This Time Will Be Different
By Jason Sha
The autumn breeze whooshed through the trees, creating bountiful piles of crispy, orange leaves along the sidewalk. I stepped in an especially large pile, producing a satisfying “crunch.” My dad sighed and said in a gruff tone, “Don’t ruin your performance shoes.”
I quickly glanced down, realizing I wasn’t sporting my normal Nike sneakers, and stopped, carefully shifting my violin case over my shoulder and sighing. “Sorry, Dad.”
He shook his head, and then quickly changed the topic, clapping me on the back, and asking, “You nervous for the competition?”
I frowned, eyes shifting towards the sidewalk as I set my sights on a single brown leaf, delicate, crisp, and dead. However, I quickly snapped out of my trance and shyly muttered, “Yes.” There was much reason to be nervous, as my difficult piece, Symphonie Espagnole by Edouard Lalo, was going to be utterly ruined by my horrendous playing. However, I tried to calm down, as I began to feel butterflies forming in my stomach. I strode up to the front door of UBC Church, the competition host, and opened it with a deep, releasing sigh. My dad trailed behind me, avidly taking pictures of the mural-covered walls depicting images of Jesus Christ and his followers.
Walking into the competition area, large tables containing overflowing piles of snacks such as chips, sweets, and even five large pizzas drew attention from many competitors, who swarmed the area with plates filled to the brim with goods. However, even thinking about consuming even a morsel of food made my stomach queasy, so I quickly backed away, erasing all thoughts of hunger or food.
Making my way through the crowd, an attendance caller suddenly approached me with a list of names, asking for a signature. I quickly signed the form in my awkward cursive and scanned the list for my playing time. 10:30 am. I checked a clock on the wall, which read: “10:10.” I had twenty minutes to practice and was quickly guided to an upstairs practice room by a coordinator, a smiling old man with a heavy Filipino accent.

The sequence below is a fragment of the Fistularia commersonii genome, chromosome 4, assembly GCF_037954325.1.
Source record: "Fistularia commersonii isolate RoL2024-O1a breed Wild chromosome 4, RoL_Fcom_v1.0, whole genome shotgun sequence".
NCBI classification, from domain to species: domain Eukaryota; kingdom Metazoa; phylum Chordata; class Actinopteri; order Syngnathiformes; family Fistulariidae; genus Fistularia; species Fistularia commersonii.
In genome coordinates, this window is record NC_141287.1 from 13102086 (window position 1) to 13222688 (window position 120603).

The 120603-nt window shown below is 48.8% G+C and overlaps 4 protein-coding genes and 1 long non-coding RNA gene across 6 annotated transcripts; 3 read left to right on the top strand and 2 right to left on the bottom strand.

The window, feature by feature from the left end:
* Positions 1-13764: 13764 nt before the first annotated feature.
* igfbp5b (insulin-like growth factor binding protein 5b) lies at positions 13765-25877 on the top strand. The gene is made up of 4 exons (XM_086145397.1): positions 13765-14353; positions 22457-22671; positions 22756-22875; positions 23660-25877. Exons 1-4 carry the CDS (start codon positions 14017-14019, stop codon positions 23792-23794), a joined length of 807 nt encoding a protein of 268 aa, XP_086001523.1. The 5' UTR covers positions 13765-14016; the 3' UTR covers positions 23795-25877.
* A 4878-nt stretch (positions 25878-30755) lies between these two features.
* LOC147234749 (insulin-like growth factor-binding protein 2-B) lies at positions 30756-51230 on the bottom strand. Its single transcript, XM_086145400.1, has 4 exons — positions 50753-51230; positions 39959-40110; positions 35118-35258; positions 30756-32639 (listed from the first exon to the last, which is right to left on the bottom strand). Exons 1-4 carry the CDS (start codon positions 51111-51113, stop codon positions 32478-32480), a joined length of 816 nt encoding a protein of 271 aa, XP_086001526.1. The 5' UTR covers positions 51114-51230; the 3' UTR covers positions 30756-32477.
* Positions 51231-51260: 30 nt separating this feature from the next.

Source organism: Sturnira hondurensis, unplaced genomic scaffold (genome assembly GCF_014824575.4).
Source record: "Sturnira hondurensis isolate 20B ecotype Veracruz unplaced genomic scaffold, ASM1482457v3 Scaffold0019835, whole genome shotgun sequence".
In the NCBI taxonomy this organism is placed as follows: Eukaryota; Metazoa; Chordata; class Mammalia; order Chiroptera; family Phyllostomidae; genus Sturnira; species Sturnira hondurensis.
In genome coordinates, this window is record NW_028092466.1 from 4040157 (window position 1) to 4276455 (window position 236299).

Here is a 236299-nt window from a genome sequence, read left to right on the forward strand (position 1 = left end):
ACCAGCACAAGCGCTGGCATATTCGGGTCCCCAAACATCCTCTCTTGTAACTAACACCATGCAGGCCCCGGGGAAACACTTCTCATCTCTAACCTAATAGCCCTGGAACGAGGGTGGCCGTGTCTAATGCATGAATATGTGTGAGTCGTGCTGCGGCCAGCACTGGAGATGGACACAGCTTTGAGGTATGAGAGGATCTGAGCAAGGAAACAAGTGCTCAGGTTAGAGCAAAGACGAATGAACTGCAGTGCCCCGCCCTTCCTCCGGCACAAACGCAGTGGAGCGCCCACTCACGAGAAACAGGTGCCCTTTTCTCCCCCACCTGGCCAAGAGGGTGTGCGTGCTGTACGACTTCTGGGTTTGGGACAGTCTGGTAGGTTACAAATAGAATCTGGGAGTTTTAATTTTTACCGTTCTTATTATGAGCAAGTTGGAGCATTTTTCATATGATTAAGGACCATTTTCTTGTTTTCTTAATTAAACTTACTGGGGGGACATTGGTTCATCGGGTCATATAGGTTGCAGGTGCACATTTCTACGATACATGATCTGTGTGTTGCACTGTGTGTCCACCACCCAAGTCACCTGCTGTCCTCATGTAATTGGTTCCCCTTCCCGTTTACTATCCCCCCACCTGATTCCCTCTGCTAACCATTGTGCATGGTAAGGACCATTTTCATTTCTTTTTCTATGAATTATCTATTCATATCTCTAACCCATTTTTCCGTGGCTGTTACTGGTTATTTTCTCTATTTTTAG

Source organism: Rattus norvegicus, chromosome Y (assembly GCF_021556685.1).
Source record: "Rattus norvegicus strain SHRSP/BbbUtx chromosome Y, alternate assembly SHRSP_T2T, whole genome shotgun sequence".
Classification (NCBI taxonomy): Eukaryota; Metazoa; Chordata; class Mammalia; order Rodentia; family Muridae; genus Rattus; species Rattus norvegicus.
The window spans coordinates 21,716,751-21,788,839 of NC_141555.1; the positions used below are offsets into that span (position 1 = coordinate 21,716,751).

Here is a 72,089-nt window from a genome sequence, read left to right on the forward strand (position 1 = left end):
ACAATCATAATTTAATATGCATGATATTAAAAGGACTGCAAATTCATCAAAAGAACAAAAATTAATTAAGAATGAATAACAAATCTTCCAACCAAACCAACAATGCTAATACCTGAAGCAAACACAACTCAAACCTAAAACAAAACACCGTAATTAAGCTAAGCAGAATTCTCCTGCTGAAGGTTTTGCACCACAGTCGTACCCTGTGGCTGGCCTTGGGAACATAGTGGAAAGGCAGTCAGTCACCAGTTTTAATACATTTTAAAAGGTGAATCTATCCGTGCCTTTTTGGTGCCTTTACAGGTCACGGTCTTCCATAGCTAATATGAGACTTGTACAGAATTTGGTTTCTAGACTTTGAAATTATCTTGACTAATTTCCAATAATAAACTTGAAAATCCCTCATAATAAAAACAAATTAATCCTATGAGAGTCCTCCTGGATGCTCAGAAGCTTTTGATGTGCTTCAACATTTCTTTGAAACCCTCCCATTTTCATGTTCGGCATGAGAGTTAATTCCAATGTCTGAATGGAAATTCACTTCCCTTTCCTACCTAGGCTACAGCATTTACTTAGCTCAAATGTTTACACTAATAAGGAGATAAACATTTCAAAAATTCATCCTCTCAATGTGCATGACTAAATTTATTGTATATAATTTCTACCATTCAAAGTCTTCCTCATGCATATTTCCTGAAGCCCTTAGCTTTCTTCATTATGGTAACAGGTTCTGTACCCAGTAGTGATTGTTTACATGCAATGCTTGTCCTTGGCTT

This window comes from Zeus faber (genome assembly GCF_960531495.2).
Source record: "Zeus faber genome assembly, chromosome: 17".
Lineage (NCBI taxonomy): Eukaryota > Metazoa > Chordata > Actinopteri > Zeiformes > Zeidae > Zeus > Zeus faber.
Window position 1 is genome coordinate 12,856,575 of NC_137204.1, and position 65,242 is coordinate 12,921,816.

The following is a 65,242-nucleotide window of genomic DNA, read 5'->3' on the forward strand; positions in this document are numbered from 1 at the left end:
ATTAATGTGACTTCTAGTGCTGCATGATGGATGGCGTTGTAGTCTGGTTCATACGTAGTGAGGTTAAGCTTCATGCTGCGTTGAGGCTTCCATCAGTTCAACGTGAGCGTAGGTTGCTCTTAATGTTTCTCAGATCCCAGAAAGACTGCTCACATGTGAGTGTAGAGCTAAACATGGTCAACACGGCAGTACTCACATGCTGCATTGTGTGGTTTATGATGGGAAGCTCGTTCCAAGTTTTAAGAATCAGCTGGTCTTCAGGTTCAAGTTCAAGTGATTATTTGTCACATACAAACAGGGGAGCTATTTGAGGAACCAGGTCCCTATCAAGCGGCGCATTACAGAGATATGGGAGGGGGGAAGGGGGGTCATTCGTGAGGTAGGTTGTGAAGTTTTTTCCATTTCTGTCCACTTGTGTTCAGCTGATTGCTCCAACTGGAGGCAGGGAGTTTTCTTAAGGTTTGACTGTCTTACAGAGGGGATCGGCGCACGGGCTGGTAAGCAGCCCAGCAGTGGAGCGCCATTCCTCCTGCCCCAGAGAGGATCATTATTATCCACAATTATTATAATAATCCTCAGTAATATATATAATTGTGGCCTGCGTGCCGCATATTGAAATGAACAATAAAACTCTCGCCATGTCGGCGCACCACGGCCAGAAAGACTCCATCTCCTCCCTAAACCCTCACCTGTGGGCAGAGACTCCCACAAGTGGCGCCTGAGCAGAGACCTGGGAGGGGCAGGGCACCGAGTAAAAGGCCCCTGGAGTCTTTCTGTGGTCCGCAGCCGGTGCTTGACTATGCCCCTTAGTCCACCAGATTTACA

Entering the room, I began sweating, with my hands barely able to grasp my thin bow. I quickly attempted to steel my nerves and began practicing the rough spots of my piece, which realistically speaking, whereas everywhere. Before I knew it, my time had come, and a different coordinator, this time a young woman, escorted me into the playing hall. Another boy on stage was playing a piece, and his breathtaking sound made me extremely nervous. How could I compete against this? As he finished the finale of his beautiful piece, a judge called out in a crisp voice, “Jason Sha?”
With tart, short steps, I made my way onto the stage, with my heart thumping in my chest. Thump. Thump. It sped up. Thump, thump, thump. My knees began to wobble. Thump, thump, thump, thump, thump. The sudden sound of a cough brought me back to my senses, and I jolted in shock before regaining composure and getting into position. With the resonating sound of the piano signaling the start, I began playing my first note. A scratch.
I panicked, and my mind began racing. What has just happened? Is it my violin or my bow hand? I quickly attempted to settle my nerves and began instilling my mind with positive thoughts, and continued the piece. However, the negative thoughts came back to bite. This was something I had experienced before. The stark feeling of the inability to achieve. This phenomenon had occurred to me during tests, writing assignments, and even simple activities such as cooking. It slowly chipped away at my inner, most secretive place, and weakened everything else along with it. However, this time would be different. Bit by bit, my confidence began to increase, and as I reached the climax of the piece, my nervousness had faded away. With the piece nearing the end, I concentrated my energy on the explosion of the last note, ending in a resounding sound that echoed and reverberated in the room. I quickly bowed, wiping a bit of sweat from my hands, and after exiting the stage, grinned at my dad. He grinned back, and at that moment, the only thought I had was I did it.